A string to Willie’s bow as Brown drops down

A former inter county dual GAA player once said to me “There’s only one place to really judge a player’s character – Croke Park. I knew what he meant. For a golfer see Augusta National, anyone in National Hunt horse racing is judged by what they do – or don’t – at the Cheltenham Festival and ditto Wimbledon for tennis.

Switch the narrative to darts and, with respect to all other events, the Ally Pally at Christmas is the one that really matters. The PDC World Championships and the race for the Sid Waddell Trophy is the real acid test of a player’s credentials.

Thus, while in no way attempting to detract from the astounding achievements of Beau Greaves on the oche of late – most notably a 62 match unbeaten run coming into the battle for the Sid Waddell Trophy, slinging arrows in Alexandra Palace amidst an estimated attendance of 85,000 over the two and a bit weeks is different gravy altogether.

That said, to the great credit of the 18-year-old, she did get off to a powerful start, taking out two tonne-plus finishes early on. But, as if to emphasise the magnitude of what playing at the London venue means, she had darts at a double to win the first two sets which, as they say, were only the width of a wire away. Shots which, in any other tournament, Greaves would pin with her eyes closed.

During commentary, it was mentioned that, if the youngster was any more laid back she’d be horizontal. Well, to that end, she certainly met her match here in Willie O’Connor.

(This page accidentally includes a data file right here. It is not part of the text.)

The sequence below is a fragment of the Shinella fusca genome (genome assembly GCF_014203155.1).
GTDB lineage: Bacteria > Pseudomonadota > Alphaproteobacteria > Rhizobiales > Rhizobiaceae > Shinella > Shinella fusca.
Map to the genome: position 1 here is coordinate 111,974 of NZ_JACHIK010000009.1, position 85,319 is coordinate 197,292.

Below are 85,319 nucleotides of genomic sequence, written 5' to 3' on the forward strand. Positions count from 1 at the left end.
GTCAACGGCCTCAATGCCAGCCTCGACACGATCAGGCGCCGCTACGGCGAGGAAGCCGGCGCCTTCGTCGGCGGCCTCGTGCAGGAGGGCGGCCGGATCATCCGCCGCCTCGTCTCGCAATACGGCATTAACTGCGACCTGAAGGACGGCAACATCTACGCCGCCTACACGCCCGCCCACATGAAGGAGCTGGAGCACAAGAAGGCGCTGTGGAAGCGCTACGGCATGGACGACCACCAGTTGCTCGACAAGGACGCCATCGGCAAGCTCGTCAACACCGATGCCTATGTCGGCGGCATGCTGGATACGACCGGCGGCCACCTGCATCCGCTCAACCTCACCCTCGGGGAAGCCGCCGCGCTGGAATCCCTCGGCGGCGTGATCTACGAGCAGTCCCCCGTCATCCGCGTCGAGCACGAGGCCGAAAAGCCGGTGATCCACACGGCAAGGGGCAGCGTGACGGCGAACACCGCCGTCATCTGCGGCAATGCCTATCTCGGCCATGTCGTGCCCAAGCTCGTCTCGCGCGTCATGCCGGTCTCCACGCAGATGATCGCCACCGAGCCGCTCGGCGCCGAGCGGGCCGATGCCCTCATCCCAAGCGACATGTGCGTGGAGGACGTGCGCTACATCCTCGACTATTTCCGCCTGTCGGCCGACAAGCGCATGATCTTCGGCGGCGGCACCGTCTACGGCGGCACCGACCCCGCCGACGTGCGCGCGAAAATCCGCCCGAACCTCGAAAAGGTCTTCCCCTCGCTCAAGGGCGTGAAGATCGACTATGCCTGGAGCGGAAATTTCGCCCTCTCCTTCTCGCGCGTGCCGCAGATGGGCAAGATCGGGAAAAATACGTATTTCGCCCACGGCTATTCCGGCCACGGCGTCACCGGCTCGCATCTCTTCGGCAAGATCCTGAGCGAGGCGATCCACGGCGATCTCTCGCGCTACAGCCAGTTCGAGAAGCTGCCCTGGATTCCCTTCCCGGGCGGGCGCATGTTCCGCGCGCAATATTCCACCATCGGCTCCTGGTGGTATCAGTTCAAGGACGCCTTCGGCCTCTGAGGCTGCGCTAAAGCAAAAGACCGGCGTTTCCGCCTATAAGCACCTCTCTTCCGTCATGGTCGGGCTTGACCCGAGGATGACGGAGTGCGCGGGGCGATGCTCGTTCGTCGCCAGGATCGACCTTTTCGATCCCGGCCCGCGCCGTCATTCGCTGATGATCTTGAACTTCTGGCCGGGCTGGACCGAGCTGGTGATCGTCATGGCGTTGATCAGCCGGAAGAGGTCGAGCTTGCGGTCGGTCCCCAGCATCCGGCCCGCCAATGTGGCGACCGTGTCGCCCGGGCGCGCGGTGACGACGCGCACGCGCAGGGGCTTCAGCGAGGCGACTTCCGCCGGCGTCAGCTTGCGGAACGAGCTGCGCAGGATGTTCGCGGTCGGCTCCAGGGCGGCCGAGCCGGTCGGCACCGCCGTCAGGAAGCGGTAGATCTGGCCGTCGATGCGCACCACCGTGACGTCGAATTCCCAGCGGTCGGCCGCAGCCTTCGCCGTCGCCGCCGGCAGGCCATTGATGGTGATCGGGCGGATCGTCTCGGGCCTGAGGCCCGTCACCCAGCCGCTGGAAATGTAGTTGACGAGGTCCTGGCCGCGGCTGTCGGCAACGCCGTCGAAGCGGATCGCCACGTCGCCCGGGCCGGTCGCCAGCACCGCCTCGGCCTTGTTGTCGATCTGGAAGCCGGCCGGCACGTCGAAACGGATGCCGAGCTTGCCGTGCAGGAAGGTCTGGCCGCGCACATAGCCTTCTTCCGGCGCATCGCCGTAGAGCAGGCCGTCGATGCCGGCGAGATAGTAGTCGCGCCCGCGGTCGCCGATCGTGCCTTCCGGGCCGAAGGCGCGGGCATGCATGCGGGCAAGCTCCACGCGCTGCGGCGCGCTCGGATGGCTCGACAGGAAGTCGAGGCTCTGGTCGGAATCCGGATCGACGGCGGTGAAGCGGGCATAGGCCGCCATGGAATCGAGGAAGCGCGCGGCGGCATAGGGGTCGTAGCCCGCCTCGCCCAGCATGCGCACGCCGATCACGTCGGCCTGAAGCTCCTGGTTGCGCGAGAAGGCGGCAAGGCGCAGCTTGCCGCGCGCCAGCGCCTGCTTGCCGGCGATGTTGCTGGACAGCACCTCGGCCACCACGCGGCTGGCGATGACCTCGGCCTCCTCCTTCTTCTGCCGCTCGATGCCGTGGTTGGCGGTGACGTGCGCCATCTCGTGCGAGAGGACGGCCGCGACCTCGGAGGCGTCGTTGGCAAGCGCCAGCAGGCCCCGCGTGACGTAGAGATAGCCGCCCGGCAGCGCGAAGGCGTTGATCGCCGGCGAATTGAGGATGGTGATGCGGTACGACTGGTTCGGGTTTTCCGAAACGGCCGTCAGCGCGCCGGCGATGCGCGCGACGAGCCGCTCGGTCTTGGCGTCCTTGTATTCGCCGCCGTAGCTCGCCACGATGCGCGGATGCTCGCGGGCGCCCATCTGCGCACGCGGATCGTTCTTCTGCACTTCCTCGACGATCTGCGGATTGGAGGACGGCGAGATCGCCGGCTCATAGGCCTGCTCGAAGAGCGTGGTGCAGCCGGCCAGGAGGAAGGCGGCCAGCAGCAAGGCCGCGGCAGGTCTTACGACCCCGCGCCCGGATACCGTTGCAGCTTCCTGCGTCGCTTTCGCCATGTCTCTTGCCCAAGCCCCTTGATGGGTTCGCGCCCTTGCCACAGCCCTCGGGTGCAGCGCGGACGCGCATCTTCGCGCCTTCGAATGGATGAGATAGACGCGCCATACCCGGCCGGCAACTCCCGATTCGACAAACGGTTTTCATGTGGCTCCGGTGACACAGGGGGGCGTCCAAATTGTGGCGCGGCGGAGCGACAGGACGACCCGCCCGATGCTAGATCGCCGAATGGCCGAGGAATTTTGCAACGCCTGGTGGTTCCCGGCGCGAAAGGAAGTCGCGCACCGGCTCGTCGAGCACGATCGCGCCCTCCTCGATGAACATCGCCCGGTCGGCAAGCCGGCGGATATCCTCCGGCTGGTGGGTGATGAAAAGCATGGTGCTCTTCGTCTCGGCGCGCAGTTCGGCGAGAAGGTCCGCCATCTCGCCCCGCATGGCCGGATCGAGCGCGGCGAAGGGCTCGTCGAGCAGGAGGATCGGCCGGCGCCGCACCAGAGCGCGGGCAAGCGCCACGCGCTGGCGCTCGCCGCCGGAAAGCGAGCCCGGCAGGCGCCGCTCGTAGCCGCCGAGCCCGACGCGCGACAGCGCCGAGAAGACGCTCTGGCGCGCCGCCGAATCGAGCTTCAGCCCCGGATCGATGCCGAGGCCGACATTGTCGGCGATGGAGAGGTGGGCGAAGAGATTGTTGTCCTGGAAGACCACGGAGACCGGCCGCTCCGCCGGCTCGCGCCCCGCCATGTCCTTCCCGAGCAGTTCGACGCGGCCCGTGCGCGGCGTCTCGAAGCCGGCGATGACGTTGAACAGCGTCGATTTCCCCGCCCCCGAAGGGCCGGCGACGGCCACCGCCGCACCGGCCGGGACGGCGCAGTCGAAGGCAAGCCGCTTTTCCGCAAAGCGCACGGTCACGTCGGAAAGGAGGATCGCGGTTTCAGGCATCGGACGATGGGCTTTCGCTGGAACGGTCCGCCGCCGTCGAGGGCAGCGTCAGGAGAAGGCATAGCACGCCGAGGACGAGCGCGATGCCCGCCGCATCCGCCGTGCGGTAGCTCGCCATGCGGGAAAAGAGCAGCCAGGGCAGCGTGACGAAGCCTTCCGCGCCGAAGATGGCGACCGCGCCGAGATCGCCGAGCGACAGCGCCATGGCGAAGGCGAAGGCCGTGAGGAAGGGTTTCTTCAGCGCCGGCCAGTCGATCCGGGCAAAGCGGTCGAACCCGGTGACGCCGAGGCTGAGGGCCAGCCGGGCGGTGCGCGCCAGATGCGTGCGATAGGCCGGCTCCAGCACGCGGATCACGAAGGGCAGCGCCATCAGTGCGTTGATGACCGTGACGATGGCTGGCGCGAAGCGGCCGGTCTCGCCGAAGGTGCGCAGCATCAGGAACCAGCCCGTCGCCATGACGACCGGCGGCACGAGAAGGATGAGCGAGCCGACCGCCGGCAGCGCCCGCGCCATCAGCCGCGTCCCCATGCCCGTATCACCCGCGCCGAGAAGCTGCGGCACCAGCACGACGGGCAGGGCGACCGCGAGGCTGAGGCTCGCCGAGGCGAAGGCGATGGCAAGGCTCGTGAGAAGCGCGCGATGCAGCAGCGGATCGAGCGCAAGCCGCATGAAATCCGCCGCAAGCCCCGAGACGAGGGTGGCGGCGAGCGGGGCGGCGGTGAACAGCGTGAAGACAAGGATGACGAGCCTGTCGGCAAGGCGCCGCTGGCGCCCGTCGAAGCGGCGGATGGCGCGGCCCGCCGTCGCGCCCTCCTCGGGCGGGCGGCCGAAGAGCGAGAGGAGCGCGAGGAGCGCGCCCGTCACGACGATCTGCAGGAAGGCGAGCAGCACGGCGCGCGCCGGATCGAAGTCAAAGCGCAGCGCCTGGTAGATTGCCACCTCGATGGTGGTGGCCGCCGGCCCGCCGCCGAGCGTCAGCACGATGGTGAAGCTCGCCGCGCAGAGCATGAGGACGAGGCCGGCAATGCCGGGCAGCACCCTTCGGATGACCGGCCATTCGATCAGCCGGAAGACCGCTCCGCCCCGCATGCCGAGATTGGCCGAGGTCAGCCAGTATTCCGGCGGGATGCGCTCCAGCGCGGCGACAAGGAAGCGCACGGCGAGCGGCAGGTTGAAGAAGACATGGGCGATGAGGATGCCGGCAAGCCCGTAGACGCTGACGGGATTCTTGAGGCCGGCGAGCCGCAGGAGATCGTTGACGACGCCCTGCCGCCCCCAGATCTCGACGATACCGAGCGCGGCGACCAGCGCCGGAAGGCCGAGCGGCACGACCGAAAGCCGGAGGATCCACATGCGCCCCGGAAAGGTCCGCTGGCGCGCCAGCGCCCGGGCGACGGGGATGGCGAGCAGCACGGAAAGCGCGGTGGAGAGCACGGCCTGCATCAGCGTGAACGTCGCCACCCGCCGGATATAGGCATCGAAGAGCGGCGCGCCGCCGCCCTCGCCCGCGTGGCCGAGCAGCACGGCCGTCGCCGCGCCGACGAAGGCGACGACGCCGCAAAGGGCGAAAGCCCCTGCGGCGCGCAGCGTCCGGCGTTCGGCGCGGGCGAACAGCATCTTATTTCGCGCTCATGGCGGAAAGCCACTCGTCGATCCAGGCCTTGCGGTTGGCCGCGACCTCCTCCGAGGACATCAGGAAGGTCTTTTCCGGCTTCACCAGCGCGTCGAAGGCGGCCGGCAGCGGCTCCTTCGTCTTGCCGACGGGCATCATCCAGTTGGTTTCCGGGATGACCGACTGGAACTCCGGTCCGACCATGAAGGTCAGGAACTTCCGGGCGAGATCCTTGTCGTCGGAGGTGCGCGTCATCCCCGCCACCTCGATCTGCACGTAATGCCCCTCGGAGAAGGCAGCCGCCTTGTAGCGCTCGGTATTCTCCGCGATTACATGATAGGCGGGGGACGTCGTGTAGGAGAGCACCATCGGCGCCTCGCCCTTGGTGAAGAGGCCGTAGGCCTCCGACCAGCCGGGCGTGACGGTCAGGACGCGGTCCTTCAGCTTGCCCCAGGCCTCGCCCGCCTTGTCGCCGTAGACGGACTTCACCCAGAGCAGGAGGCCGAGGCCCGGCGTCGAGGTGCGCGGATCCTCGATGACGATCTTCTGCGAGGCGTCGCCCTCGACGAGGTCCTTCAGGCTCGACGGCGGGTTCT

The Limerick man can, admittedly, get feisty on occasions, but, the majority of the time, he looks like the lad strolling into the back room of his local on a midweek night.

Willie O’Connor was an impressive winner

Having said that, as Dire Straits famously sang, oh yeah, the boy can play. As was roundly acknowledged in the aftermath of O’Connor’s 3-0 win, Greaves undoubtedly has many great days to look forward to in the future, but, with a bit of luck, the man from Shannonside can keep rolling for another while yet in the shorter term.

At the other end of the scale, though, the talented but frightfully inconsistent Keegan Brown faces into the minefield that is PDC Qualifying School after not only exiting the competition but also losing his Tour Card as a result of his defeat to a German opponent.

Elsewhere, Lourence Ilagan won the first encounter of Act II against the ever colourful RJ Rodrigeuz of Austria while the in-form player on the circuit and many people’s top tip to take the title, Michael Smith, unfortunately (from an Irish perspective) had little bother in sidestepping Nathan Rafferty.

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